US President Barack Obama has said the global community has not done enough to respond to the crisis posed by the Ebola outbreak that is currently spiralling out of control in West Africa.
"There is still a significant gap between where we are and where we need to be," Obama said on Thursday while addressing a high-level UN meeting on Ebola.
The crisis in West Africa is the largest ever outbreak of Ebola so far, with more than 6,200 people believed to have been infected, almost half of whom have died.
US health officials have warned that the number of infected people could explode to at least 1.4 million by mid-January, though they have also cautioned that the total number could peak well below if efforts are ramped up.
Margaret Chan, director of the World Health Organisation, addressed the Ebola meeting before Obama and warned that the outbreak would probably get worse before it got better. The virus, she said, was "still running ahead, jumping over everything we put in place to slow it down".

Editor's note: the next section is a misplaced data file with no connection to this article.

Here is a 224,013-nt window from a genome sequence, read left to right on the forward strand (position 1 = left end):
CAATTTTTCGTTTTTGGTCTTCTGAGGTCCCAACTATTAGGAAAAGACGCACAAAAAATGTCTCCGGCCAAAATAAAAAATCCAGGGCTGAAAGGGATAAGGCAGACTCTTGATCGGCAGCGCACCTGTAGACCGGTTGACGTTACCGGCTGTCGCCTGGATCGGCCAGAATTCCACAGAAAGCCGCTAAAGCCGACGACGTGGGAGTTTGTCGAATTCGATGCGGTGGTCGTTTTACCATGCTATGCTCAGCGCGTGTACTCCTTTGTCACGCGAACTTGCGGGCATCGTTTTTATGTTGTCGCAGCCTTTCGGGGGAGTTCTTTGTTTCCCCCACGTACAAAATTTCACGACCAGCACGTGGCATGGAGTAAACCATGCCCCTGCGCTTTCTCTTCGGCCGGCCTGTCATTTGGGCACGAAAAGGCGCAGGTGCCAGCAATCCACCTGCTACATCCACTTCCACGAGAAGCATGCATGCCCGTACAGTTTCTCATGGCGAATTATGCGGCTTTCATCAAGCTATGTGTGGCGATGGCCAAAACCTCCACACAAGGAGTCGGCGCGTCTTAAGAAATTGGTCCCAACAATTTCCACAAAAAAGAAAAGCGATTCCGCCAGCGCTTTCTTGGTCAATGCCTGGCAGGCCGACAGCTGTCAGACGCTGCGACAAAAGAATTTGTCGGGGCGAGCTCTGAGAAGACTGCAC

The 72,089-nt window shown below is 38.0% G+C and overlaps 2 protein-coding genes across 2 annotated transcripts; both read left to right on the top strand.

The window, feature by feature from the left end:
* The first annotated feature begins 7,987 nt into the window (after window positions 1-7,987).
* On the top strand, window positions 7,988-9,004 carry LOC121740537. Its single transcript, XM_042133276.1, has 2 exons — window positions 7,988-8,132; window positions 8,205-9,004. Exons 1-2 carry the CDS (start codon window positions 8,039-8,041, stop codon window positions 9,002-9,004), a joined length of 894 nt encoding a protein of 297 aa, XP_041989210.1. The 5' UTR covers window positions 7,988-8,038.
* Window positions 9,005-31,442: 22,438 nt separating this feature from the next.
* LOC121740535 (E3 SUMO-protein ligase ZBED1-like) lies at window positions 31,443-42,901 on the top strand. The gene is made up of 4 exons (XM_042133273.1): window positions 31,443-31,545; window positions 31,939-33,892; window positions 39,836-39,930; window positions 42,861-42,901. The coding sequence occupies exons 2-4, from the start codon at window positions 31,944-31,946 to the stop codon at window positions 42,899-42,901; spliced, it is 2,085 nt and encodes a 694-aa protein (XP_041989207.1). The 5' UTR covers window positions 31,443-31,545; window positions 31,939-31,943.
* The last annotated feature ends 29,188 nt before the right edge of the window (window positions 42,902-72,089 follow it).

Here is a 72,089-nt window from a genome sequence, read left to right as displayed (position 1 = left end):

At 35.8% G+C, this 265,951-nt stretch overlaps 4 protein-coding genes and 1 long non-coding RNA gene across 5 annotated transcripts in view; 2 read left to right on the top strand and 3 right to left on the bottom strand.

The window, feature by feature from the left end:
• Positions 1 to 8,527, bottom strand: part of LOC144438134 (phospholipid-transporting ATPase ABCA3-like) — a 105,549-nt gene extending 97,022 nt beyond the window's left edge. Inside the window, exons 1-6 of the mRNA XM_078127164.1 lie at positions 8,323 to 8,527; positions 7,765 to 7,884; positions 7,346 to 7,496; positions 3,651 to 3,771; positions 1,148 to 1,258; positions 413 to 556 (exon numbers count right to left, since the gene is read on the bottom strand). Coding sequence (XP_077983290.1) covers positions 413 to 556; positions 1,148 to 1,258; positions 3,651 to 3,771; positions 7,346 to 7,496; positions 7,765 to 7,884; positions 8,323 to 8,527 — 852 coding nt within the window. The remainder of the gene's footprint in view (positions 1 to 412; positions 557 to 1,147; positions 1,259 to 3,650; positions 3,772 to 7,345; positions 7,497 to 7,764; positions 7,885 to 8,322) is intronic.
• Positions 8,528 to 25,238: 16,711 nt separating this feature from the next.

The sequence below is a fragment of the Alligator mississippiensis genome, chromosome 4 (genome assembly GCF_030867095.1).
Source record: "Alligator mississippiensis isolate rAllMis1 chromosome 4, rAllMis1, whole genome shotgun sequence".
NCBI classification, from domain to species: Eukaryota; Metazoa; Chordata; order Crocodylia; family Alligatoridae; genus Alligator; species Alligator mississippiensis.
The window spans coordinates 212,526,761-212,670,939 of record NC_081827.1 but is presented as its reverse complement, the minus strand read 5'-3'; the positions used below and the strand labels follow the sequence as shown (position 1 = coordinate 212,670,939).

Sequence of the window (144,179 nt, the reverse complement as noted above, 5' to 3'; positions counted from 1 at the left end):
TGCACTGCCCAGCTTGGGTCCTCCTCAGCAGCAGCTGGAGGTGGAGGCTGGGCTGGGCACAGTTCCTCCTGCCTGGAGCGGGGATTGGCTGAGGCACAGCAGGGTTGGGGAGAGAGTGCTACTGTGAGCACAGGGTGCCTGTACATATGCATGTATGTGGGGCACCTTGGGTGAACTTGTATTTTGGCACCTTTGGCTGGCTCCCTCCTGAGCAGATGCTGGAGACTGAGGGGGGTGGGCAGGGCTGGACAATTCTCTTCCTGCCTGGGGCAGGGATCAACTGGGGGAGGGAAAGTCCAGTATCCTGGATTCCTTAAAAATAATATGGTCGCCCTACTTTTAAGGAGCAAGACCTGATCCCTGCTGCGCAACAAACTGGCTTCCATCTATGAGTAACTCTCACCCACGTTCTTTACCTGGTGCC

'Step up' efforts
Obama has dispatched 3,000 US troops to Liberia to set up facilities and form training teams to help treat Ebola victims.
- Liberia - 1,677 deaths out of 3,280 people infected by the virus
- Guinea - 635 deaths out of 1,022 cases
- Sierra Leone - 597 dead out of 1,940 cases
- Nigeria - 8 deaths out of 20 cases
- Total deaths - 2,917 out of 6,263 cases
On Thursday, politicians in the US Congress also approved the use of leftover Afghanistan war money to begin funding Obama's $1bn request to help fight the outbreak.
While Obama touted US contributions, he warned other countries that the US does not have the capacity to fight the epidemic on its own.
"Everybody's got to move fast in order for us to make a difference," he said. "If we do, we'll save hundreds of thousands of lives."
UN Secretary-General Ban Ki-moon also urged world leaders to "step up" efforts to fight Ebola.
Meanwhile in Sierra Leone, President Ernest Bai Koroma announced on Wednesday that three districts and 12 tribal chiefdoms were to be placed under indefinite quarantine, sealing off about 1.2 million people.